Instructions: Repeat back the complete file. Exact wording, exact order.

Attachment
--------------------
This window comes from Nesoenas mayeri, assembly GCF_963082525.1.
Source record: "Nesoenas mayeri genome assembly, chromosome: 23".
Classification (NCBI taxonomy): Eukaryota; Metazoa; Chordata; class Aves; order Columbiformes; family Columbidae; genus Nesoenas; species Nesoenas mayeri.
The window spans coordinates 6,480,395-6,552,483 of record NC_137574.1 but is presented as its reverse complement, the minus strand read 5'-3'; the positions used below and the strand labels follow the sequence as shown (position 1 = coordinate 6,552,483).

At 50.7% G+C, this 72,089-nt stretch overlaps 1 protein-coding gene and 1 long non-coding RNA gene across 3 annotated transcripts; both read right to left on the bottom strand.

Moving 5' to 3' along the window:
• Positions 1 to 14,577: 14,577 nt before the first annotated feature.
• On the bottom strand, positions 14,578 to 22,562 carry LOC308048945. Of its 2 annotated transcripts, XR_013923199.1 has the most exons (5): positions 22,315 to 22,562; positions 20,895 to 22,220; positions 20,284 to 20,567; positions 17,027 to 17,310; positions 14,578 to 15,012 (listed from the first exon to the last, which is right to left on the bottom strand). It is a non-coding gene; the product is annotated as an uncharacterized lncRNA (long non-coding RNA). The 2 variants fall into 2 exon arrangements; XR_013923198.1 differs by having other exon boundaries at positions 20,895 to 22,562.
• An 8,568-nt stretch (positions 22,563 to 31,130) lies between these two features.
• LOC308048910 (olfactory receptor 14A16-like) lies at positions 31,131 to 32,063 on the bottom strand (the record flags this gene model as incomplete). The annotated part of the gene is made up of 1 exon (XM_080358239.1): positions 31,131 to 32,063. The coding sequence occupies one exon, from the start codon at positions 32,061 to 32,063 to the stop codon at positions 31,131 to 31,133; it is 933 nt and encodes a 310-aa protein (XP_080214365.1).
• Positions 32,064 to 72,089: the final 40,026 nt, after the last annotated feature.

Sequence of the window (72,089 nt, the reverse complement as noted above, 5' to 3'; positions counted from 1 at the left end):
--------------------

This window comes from Nesoenas mayeri, assembly GCF_963082525.1.
Source record: "Nesoenas mayeri genome assembly, chromosome: 23".
Classification (NCBI taxonomy): Eukaryota; Metazoa; Chordata; class Aves; order Columbiformes; family Columbidae; genus Nesoenas; species Nesoenas mayeri.
The window spans coordinates 6,480,395-6,552,483 of record NC_137574.1 but is presented as its reverse complement, the minus strand read 5'-3'; the positions used below and the strand labels follow the sequence as shown (position 1 = coordinate 6,552,483).

At 50.7% G+C, this 72,089-nt stretch overlaps 1 protein-coding gene and 1 long non-coding RNA gene across 3 annotated transcripts; both read right to left on the bottom strand.

Moving 5' to 3' along the window:
• Positions 1 to 14,577: 14,577 nt before the first annotated feature.
• On the bottom strand, positions 14,578 to 22,562 carry LOC308048945. Of its 2 annotated transcripts, XR_013923199.1 has the most exons (5): positions 22,315 to 22,562; positions 20,895 to 22,220; positions 20,284 to 20,567; positions 17,027 to 17,310; positions 14,578 to 15,012 (listed from the first exon to the last, which is right to left on the bottom strand). It is a non-coding gene; the product is annotated as an uncharacterized lncRNA (long non-coding RNA). The 2 variants fall into 2 exon arrangements; XR_013923198.1 differs by having other exon boundaries at positions 20,895 to 22,562.
• An 8,568-nt stretch (positions 22,563 to 31,130) lies between these two features.
• LOC308048910 (olfactory receptor 14A16-like) lies at positions 31,131 to 32,063 on the bottom strand (the record flags this gene model as incomplete). The annotated part of the gene is made up of 1 exon (XM_080358239.1): positions 31,131 to 32,063. The coding sequence occupies one exon, from the start codon at positions 32,061 to 32,063 to the stop codon at positions 31,131 to 31,133; it is 933 nt and encodes a 310-aa protein (XP_080214365.1).
• Positions 32,064 to 72,089: the final 40,026 nt, after the last annotated feature.

Sequence of the window (72,089 nt, the reverse complement as noted above, 5' to 3'; positions counted from 1 at the left end):